Lessons from Large-scale Digital Curators

Lynn ZimmermannBy Lynn Zimmerman
Associate Editor
Editor, Teacher Education

One advantage of the digital age is that it is easy to save anything. As individuals we save emails, documents, pictures, videos, many more files than we really need on our computers, on remote devices, most recently in the Cloud. We may be more or less organized with our “filing” system so that our digital records are at our fingertips, or not.

For teachers and students alike this ability to store and easily share files can be time-saving and create different ways of interacting with materials and with each other. As we use and save these files, we often assume that they are safe and will be around forever. The same goes for materials we access daily from a variety of websites.

However, imagine that you are responsible not only for your own digital records but for those of an organization, such as a library, museum or a municipal archive. How do you conserve and administer large-scale archives and repositories? How do you provide easy access of these materials to others? Luckily, there are trained professionals who handle the input and output of these large sources of digital information. Their knowledge about archiving and preservation can provide models which can be used in everyday life.

Recently, UNC Chapel Hill, one of the leaders in digital preservation, held the DigCCurr Institute to provide a space for digital curation professionals from around the world to share their ideas and learn about the issues and how to handle some of the challenges of large-scale digital preservation. You can learn more about it at: DigCCurr Institute 2015 Draws Digital Curation Professionals from Across the Country and the World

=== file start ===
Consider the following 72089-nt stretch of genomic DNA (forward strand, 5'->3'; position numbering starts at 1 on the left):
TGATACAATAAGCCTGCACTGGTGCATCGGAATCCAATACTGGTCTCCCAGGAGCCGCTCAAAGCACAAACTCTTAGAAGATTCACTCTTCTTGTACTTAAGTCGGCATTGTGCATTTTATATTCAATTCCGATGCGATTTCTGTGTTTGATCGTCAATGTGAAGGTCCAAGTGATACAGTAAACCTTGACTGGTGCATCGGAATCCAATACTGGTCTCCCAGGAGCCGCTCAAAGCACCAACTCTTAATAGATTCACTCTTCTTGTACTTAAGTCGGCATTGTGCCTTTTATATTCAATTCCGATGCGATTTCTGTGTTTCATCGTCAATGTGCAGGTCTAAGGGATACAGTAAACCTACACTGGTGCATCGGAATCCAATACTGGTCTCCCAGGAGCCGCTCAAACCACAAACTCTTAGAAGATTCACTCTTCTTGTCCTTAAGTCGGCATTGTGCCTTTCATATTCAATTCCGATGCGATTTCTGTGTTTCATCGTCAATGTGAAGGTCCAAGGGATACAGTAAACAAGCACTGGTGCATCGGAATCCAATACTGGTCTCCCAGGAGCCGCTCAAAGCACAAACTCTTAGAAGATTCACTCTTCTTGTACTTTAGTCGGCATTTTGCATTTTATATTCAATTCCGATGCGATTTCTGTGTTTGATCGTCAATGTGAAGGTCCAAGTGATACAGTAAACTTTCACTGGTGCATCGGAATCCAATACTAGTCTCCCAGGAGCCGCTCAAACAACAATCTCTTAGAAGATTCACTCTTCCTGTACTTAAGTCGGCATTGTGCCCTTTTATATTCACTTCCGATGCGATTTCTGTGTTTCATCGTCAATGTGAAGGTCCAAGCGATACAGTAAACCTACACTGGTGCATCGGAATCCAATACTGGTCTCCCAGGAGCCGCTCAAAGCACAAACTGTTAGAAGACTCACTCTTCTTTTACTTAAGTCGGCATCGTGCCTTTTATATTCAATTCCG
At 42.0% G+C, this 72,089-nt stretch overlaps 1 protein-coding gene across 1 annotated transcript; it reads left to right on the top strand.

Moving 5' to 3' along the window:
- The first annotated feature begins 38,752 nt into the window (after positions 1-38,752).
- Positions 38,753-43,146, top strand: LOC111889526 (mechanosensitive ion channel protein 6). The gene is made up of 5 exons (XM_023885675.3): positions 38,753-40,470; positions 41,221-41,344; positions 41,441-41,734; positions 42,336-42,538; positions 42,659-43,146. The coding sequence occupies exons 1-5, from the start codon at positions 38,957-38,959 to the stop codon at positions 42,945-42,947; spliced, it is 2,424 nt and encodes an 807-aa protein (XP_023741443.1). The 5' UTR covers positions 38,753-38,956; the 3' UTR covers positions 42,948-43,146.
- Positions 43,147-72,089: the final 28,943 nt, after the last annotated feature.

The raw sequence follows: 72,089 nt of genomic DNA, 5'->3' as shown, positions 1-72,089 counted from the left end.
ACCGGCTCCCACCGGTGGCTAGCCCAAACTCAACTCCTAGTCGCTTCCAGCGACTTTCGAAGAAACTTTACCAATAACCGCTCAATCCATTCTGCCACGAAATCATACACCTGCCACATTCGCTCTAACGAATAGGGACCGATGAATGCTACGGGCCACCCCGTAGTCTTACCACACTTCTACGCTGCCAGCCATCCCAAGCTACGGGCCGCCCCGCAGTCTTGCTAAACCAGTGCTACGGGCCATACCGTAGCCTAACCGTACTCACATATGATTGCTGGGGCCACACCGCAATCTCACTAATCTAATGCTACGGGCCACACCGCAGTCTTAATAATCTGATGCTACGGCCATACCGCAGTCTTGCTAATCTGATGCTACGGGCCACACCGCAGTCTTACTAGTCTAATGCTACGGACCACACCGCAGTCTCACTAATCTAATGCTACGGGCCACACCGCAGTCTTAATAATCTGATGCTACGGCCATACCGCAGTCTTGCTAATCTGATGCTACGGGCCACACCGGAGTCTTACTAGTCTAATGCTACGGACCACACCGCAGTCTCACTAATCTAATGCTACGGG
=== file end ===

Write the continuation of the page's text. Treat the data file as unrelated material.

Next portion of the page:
One Response

  1. Every once in a while, the thought intrudes, uninvited, that so much of my work and resources are stored in digital format on my hard drives. The scary part is that I don’t follow a systematic backup plan for most of the data. For my day-to-day class records (on Excel spreadsheets), however, I routinely back-up to a thumb drive that occupies one of the USB ports on my desktop. I’ve been using PCs since the early ’80s when 5.25″ floppy discs were the popular medium for backups. I later transferred the data to 3.25″ floppies when they became available. As their prices fell and capacity rose, I turned to terabyte hard drives and transferred floppy data to them. After 30-plus years, the few floppies that I kept are still working fine and the data on my hard drives is in good condition. To read the floppies, I’ve kept an old notebook with 3.5″ disk drives. I haven’t had a disk drive in my computers for so long that I can’t remember when I stopped using them. How long will data on hard drives survive? Interesting how we depend so much on a technology that has yet to withstand the test of time.

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